Social and Industrial Policy Change in Italy and Japan
Edited by Hideko Magara and Stefano Sacchi
Chapter 9: Italy’s labour policy and policy making in the crisis: from distributive coalitions to the shadow of hierarchy
The financial and ensuing employment crisis has further added to the already well-documented social protection gaps for large segments of the workforce in Italy, giving rise to an increased socioeconomic problem load. In a first phase, the main policy response was the exploitation of existing policies, mainly by adapting short-time work schemes to the crisis rather than creating a system of comprehensive unemployment compensation. This outcome, although detrimental for labour market outsiders and dysfunctional for Italy’s productivity and innovation rates, can be explained in terms of the material interests of all the corporate collective actors involved. Since the financial crisis escalated to a sovereign debt crisis, however, a good deal has changed. Incapacity to make economic policy decisions in the face of a rapidly deteriorating economic situation ultimately led to the resignation of the Berlusconi government in November 2011. Before resigning, however, the Berlusconi government passed a provision meant to allow firm-level collective bargaining to deregulate statutory employment protection for all types of workers. Even more importantly, it agreed with European Union (EU) partners and institutions that Italy would introduce a labour market reform to make dismissals easier. The installation of a non-partisan government led by Mario Monti, grudgingly supported by both the centre-left and centre-right, paved the way to a harsh pension reform that was introduced in a very top-down fashion by the government, with few concessions to the unions.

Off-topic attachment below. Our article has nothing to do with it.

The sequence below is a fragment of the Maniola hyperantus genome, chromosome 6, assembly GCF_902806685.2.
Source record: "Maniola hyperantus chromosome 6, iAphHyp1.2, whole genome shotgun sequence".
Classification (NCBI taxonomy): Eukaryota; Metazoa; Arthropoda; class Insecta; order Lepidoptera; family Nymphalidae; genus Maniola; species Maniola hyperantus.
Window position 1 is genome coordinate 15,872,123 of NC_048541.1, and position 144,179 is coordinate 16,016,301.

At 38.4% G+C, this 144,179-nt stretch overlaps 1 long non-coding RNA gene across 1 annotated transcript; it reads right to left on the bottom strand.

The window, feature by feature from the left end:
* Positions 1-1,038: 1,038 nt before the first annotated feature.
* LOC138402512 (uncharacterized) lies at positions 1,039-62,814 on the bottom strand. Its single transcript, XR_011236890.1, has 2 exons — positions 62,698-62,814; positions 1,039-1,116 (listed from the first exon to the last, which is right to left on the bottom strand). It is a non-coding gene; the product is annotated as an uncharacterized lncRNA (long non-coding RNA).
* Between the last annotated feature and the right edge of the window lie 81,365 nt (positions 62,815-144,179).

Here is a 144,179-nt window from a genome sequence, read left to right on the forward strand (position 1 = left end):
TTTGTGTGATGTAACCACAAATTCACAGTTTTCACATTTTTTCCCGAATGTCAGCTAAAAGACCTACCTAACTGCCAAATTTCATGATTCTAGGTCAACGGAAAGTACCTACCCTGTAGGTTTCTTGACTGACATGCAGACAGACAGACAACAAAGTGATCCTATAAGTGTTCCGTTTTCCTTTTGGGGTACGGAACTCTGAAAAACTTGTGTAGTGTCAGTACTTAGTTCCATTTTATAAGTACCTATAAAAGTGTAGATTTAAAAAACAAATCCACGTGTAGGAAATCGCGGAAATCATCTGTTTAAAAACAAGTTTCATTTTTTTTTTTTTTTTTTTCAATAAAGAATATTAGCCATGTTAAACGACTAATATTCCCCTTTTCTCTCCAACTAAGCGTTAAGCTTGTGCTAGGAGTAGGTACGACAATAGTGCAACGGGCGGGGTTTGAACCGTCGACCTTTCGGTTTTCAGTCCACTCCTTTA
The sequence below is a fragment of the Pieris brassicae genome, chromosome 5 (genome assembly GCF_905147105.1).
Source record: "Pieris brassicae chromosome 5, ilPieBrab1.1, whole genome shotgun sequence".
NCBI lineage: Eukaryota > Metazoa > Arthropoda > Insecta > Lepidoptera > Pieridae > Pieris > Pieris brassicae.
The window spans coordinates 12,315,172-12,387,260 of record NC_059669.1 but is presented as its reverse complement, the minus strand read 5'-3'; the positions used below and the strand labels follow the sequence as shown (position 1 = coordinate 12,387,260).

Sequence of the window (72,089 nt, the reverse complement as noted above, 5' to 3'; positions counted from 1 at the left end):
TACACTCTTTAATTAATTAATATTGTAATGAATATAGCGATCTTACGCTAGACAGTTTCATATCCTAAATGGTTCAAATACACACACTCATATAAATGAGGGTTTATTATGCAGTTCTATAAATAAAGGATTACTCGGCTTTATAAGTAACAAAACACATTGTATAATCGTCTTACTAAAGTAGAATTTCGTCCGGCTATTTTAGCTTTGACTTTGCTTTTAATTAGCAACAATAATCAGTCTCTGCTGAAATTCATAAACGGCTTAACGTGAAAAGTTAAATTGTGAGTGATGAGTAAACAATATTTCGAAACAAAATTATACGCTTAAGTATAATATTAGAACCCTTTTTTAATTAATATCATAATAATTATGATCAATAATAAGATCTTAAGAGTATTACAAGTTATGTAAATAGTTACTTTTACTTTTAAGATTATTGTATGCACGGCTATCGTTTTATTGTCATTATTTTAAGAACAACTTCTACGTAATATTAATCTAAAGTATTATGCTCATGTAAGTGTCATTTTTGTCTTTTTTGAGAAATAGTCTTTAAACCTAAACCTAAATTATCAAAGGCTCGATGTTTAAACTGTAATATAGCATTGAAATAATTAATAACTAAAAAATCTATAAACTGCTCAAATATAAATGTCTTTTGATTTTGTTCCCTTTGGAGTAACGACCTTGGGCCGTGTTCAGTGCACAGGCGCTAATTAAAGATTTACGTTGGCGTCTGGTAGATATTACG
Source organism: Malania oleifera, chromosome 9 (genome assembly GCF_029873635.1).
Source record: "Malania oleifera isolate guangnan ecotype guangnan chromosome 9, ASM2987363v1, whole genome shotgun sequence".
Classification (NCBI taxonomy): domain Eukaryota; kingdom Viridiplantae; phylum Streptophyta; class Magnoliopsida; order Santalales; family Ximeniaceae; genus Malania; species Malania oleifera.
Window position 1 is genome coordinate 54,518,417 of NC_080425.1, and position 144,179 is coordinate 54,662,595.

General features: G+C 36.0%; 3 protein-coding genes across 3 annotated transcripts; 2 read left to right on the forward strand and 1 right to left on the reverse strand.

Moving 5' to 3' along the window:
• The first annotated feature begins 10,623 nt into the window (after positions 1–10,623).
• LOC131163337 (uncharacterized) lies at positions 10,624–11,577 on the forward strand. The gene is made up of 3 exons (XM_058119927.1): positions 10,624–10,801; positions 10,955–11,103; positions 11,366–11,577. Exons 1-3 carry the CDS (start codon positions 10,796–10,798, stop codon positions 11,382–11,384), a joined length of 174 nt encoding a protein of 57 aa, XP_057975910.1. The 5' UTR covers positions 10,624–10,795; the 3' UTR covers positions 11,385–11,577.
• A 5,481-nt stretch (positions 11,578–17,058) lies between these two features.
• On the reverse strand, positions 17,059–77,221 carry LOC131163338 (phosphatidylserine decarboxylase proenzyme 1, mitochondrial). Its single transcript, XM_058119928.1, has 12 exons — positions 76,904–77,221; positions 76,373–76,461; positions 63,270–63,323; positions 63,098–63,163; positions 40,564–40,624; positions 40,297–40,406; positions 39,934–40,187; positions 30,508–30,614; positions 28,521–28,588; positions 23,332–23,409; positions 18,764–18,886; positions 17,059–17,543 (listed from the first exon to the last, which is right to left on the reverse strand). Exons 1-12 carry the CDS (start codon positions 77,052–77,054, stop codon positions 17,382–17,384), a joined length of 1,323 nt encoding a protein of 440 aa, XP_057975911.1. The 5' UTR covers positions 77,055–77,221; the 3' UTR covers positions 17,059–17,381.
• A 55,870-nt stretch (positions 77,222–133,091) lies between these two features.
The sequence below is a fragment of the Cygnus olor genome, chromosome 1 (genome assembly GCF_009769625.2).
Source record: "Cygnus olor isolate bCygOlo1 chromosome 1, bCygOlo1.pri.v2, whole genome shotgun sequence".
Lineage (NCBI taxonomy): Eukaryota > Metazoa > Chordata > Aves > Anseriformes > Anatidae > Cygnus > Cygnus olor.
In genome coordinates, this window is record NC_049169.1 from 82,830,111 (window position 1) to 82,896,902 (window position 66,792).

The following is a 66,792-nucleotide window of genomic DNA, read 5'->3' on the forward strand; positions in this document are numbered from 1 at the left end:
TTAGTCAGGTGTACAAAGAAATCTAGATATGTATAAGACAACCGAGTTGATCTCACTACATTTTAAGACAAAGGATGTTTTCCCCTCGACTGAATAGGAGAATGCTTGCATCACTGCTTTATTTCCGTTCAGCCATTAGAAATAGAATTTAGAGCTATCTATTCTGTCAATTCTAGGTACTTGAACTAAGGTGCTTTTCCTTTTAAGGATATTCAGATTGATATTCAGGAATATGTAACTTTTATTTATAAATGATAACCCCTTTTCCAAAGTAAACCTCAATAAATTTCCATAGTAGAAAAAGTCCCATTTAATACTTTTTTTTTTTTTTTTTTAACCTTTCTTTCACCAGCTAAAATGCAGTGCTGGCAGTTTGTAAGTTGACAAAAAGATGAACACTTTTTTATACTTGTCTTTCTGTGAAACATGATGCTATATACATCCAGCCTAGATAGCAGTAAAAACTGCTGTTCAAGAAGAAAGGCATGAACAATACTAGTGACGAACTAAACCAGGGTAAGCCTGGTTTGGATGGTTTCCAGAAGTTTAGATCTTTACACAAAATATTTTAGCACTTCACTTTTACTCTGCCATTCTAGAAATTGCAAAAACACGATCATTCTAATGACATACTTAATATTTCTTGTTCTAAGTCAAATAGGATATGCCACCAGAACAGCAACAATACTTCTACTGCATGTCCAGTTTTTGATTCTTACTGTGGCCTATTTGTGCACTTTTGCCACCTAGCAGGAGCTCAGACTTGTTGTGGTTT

You are not authenticated to view the full text of this chapter or article.
Elgaronline requires a subscription or purchase to access the full text of books or journals. Please login through your library system or with your personal username and password on the homepage.
Non-subscribers can freely search the site, view abstracts/ extracts and download selected front matter and introductory chapters for personal use.
Your library may not have purchased all subject areas. If you are authenticated and think you should have access to this title, please contact your librarian.